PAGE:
Trademarks Archives

Google AdWords & Trademark Infringement – Use of Competitor Trademarks in EU

Google is now permitting EU advertisers to use the trademarks of competitors as keywords in its AdWords service, however, if you are using a competitor’s trademarks in your advertisement you could still be liable for trademark infringement.

What is Google AdWords?

Google AdWords displays paid for advertisements to the right of the Google search engine results when a specific term is searched for in Google. Many advertisers use competitors’ brand names as keywords in their AdWords advertisements so that when their competitors name is entered as a search term in Google, their own advertisement appears.

Trademark Infringement by Google

There have been a number of European court cases where brand owners, such as LVMH have claimed that Google is breaching trademark law by allowing competitors to use its trademarks as keywords in Google AdWords. It was established in the LVMH case that Google was not infringing the brand owner’s trademarks, but that the advertiser may be liable for trademark infringement.

Trademark Infringement by the Advertiser

In a recent Dutch case the European Court of Justice ruled on the issue of whether or not an advertiser using a competitor’s trademarks as keywords in an AdWords advertisement is liable for trademark infringement. The court ruled that there is a trademark infringement by the advertiser (not Google), if the advertisement creates confusion about which company is behind the advertisement.

New Google Trademark Policy

As a result of the above decisions, Google will from the 14th of September allow companies advertising on Google AdWords in Europe to use trademarked terms as keywords in their AdWords advertisements. However, according to Google’s amended trademark policy competitors will still be able to complain about the use of their trademark by an advertiser if they feel that it leads to a specific advertisement which confuses users about the origin of the advertised goods and services.

Google will conduct a limited investigation and if it finds that the advertisement does confuse users as to the origin of the advertised goods and services, it will remove the advertisement.

Advertisers Beware

Although Google itself will not be infringing trademark law by permitting advertisers to use third party’s trademarks as keywords, the advertiser themselves could still be liable for a trademark infringement. The UK courts will be left to decide whether or not a trademark infringement has taken place in each individual case.

Help

For assistance with trademark issues or any other IT legal issues contact:

irene.bodle@bodlelaw.com
www.bodlelaw.com

To register for my newsletter click here

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Google Adwords & Trademark Infringement

Are you paying for sponsored links on a search engine and using a competitor’s trademark as a search term? If so, you could be liable for trademark infringement following the recent European Court of Justice ruling in the decisions in Google France SARL, Google Inc. (C-236/08 to C-238/08) 23rd March 2010.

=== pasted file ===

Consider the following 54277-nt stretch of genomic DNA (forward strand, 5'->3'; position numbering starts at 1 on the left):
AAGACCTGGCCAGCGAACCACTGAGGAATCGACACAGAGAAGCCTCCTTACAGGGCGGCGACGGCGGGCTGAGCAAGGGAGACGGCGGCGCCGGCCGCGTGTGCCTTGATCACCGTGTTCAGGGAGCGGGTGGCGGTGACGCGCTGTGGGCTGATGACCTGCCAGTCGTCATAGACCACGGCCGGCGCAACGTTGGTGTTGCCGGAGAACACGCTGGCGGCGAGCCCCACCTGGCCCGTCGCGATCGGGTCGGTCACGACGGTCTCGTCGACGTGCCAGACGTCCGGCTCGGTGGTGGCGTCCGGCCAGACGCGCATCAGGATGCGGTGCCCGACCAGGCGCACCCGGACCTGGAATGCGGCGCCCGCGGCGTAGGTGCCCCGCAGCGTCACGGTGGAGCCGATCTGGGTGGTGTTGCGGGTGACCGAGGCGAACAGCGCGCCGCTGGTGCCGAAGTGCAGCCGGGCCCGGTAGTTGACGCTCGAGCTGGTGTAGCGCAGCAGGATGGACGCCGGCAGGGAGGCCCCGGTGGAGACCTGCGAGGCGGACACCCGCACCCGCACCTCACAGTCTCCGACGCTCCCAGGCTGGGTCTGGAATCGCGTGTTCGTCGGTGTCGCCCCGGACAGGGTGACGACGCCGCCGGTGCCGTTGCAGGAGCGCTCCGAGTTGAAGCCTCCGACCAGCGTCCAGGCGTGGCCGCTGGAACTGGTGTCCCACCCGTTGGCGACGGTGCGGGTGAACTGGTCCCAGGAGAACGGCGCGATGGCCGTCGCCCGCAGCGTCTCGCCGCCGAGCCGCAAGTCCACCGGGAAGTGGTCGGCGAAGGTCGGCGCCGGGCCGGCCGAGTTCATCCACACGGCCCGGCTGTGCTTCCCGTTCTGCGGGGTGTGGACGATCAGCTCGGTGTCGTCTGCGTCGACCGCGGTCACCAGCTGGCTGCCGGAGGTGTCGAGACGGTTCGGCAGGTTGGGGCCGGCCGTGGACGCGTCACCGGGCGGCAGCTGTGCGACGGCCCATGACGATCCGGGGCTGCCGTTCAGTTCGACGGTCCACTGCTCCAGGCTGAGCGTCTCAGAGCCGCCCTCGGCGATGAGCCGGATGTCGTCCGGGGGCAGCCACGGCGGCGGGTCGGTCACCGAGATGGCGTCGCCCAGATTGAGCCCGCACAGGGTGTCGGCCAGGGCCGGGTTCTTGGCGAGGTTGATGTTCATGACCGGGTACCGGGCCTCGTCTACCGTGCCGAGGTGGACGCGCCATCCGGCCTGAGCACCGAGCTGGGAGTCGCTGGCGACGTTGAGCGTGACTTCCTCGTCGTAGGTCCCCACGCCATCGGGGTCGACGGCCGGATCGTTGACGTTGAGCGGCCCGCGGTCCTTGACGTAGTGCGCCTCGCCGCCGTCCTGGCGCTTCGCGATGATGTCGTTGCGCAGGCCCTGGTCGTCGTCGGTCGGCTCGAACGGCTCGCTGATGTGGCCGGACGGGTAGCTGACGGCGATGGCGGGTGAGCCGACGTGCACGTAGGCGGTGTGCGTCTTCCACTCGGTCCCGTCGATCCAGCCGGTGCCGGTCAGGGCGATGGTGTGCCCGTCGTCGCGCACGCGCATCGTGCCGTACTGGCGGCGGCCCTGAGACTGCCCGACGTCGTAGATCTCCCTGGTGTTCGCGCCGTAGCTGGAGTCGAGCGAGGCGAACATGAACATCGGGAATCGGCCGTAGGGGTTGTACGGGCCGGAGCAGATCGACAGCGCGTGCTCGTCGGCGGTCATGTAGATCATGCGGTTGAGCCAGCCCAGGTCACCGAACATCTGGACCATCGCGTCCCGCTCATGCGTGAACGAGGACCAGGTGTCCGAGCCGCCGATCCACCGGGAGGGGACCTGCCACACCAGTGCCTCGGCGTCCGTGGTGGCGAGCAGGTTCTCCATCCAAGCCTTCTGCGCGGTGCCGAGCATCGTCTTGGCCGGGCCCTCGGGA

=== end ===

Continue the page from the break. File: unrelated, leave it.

Who is the Trademark Infringer?

All over Europe trademark owners have been trying to stop competitors and advertisers from using their trademarks as search terms in sponsored links on Google. Many trademark owners have started trademark infringement claims against search engine providers and the advertisers who use their trademarks in Google adwords as search terms.

In this decision Google was not held liable for a trademark infringement, on the basis that Google were not “using “ the trademark and were simply creating the technical conditions for advertisers  to “use” the trademark. However, it does not mean that the advertiser is not committing a trademark infringement. The Court said that the advertiser could be liable for trademark infringement where key words which are trademarks are used in order to generate sponsored links to websites offering identical goods and services, if the advertisement did not make clear to the average Internet user that the goods and services did not come from the owner of the trademark, or an undertaking economically connected with the trademark owner.

What should Trademark Owners do?

You should carefully monitor any sponsored links appearing in search results for your trademarks. If you think that the sponsored link is confusing Internet users about who is actually providing the goods and services, notify Google (or other search engine provider concerned). Once the search engine provider/Google, has actual notice of the unlawful nature of the sponsored link it should act quickly to remove or disable access to the sponsored link, or it could be liable for publishing the data.

Alternatively, you can initiate trademark infringement proceedings against the search engine provider and the advertiser.

What should Advertisers do?

If a trademark owner initiates a trademark infringement claim against an advertiser in the UK, the UK courts must decide whether or not a trademark infringement has taken place.

Therefore in order to avoid this risk, if you plan to use the trademarks of your competitors as search terms in sponsored links, the link and the advertisement must sufficiently distinguish you from the trademark owner, or you could be liable for trademark infringement.

The sponsored link should not cause confusion in the mind of the average Internet user as to whether or not the goods and services are being provided by the trademark owner.

Help

For assistance with trademark issues or any other IT legal issues contact:

irene.bodle@bodlelaw.com
www.bodlelaw.com

To register for my newsletter click here

______________________________________________________

Other related articles:

  
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